Graphene “camera” images the activity of living heart cells


Scientists can make these measurements with microelectrode arrays (networks of tiny tubes) inserted into the cell membrane. But this method is limited. Researchers can only determine the voltage in the specific cell where the electrode has been inserted.

“Recording the voltage at a point—such as in the brain—is a bit like watching a movie by looking at a pixel on a computer screen. You can know when things happen, but you can’t see the plot, you can’t see the difference in space The relevance of information,” Cohen said. The new graphene device produces a more complete image because it records the voltage at each point where the tissue is in contact with carbon atoms.

“By using our graphene device, we were able to image the entire surface at the same time,” said Halleh Balch, the lead author of the study, who was a doctoral student at Berkeley during the experiment. (She is currently a postdoctoral researcher at Stanford University.) This part is the result of the unique properties of graphene. “Graphene is atomically thin, which makes it extremely sensitive to the local environment, because basically every part of its surface is an interface,” she said. Graphene also has good electrical conductivity and is quite tough, which makes it a long-standing experimental darling of quantum physicists and materials scientists.

But in the field of biosensing, it is more like a newcomer. “The method itself is very interesting. In the sense of using graphene, it is very novel,” said Gunther Zeck, a physicist at the Vienna University of Technology, who was not involved in the research. He has studied microelectrodes in the past, and he suspects that graphene-based devices may become their true competitors in the future. Zeck said that making large microelectrode arrays can be very complicated and costly, but making large sheets of graphene may be more practical. The new device is about 1 square centimeter, but graphene sheets thousands of times larger are already on the market. By using them to create “cameras”, scientists can track the electrical impulses of larger organs.

For more than a decade, physicists have known that graphene is sensitive to voltage and electric field. But combining this insight with the chaotic reality of biological systems presents design challenges. For example, because the team did not insert graphene into cells, they had to amplify the influence of the cell’s electric field on graphene before recording.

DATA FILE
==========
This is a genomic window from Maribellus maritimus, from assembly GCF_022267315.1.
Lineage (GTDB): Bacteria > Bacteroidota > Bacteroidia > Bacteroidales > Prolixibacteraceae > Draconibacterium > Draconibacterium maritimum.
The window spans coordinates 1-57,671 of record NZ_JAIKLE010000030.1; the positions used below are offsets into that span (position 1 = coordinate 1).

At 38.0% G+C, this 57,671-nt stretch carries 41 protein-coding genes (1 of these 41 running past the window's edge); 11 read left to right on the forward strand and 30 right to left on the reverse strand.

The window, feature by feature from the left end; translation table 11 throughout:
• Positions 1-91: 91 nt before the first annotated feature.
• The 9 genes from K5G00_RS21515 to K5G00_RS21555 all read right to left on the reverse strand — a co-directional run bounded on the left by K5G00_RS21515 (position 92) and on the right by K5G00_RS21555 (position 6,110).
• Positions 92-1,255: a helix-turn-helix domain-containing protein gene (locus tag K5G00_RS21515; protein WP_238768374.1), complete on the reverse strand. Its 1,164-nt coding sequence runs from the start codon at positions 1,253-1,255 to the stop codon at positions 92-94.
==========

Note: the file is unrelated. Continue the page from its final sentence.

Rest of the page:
The team used their knowledge of nanophotonics-a technique that uses light on the nanoscale-to convert the slight changes in graphene reflectance into detailed pictures of the electrical activity of the heart. They layered graphene on top of a waveguide, which is a glass prism coated with silicon and tantalum oxide, creating a tortuous path for light. Once the light hits the graphene, it enters the waveguide, then bounces it back to the graphene, and so on. “This enhances our sensitivity because you cross the graphene surface multiple times,” said research co-author Jason Horng, a laboratory partner during Dr. Balch’s period. “If there is some change in the reflectance of graphene, then this change will be amplified.” This magnification means that small changes in the reflectance of graphene can be detected.

The team also managed to capture the mechanical movement of the entire heart-the contraction of all cells at the beginning of the heartbeat and subsequent relaxation. As the heart cells beat, they are dragged onto the graphene sheet. This causes the light leaving the graphene surface to be slightly refracted, and the electric field of the cell has changed its reflectivity. This led to an interesting observation: When the researchers used a muscle inhibitor drug called blebbistatin to stop the cells from moving, their light-based records showed that the heart had stopped, but the voltage was still spreading through its cells.


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